A framework for choosing the right go-to-market strategy

Charles BrecqueCharles Brecque
Last updated on:
January 21, 2022
Published on:
January 13, 2022

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Choosing a go-to-market strategy (GTM strategy) is one of the most important tasks a founder will have to complete for their new business. New products don't end up in the hands of customers by themselves and GTM routes will help you distribute your products to customers as efficiently as possible. GMT strategies are also important as they can give you a competitive advantage over competitors. This article will share a framework to help founders identify a GTM strategy for their startup.

Who are your customers?

In order to find the right GTM strategy, you need to know who your ideal customer is, where they are and how big your target market is. This can be achieved through market research and a competitor analysis. Once you have mapped the key buyer personas of your target audience, their pain points, how much they are willing to pay for a solution and finally sized the market, you can determine which GTM strategy is likely to work for your customers and for your business. For example, if your customers are consumers and your product is sold cheaply then you will need a light touch and high volume GTM strategy. If their problem is expensive and your solution complex then you will need to invest in supporting potential customers throughout the customer journey. New markets will also require educating so you should consider whether this will be achieved through content marketing or by investing in your sales team and customer onboarding capabilities.

How do your customers use your product?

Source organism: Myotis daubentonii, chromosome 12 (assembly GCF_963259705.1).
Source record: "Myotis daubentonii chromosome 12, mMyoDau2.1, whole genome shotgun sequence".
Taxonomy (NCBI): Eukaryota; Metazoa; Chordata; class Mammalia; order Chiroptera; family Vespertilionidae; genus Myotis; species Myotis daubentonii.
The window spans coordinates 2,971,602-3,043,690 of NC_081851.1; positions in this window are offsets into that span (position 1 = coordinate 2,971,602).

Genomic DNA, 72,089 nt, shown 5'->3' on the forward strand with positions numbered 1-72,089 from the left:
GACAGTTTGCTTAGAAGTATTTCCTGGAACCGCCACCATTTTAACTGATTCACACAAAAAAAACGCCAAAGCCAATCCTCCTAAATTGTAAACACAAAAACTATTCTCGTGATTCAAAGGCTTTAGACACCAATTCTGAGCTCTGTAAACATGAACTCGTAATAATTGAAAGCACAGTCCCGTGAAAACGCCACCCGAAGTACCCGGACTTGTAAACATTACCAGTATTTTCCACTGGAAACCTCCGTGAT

Once you have determined who your customers are and potential GTM routes, you need to narrow them down based on how new customers will use your product. If you have an easy-to-use web SaaS application which solves a simple or commoditised problem, you should focus on a self-serve buying process. A self-service buying process needs to be supported with a funnel of inbound leads which can be achieved with a content creation, social media advertising and search engine optimisation (SEO).

If your solution requires a formal onboarding and training then you should invest in classical lead generation capabilities and a support team to ensure a smooth onboarding and customer experience.

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​What is your value proposition?

Your business model should be tied to your value proposition so that you have the means to invest resources in a suitable sales process. High value problems will require a sales strategy which is high touch throughout the buyer's journey. Your marketing channels in this case will be focused on preparing white papers, case studies and leadership pieces in order to build brand awareness with decision makers. Marketing teams of low value problems can still produce this type of content but the format will be easier to digest and focused more on high commercial intent messaging as the sales cycle will need to be shorter.

How to plan your GTM strategy?

You can plan your GTM strategy once you know who your customer base is, how they use your product and what your value proposition is. If you are still building your product, you should plan your GTM around your roadmap and product launch. You should also time the hiring of your salespeople based on the duration of your expected sales cycle and the readiness of your product so that their sales initiatives can be productive. If you have determined that your customer acquisition will be self-serve then you will need to invest in a content marketing plan as soon as possible as it will take time to rank and build organic traffic. You should also factor in some flexibility in your GTM strategy so that you can iterate and for example adapt your pricing strategy until your reach product-market fit.

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The opinions on this page are for general information purposes only and do not constitute legal advice on which you should rely.

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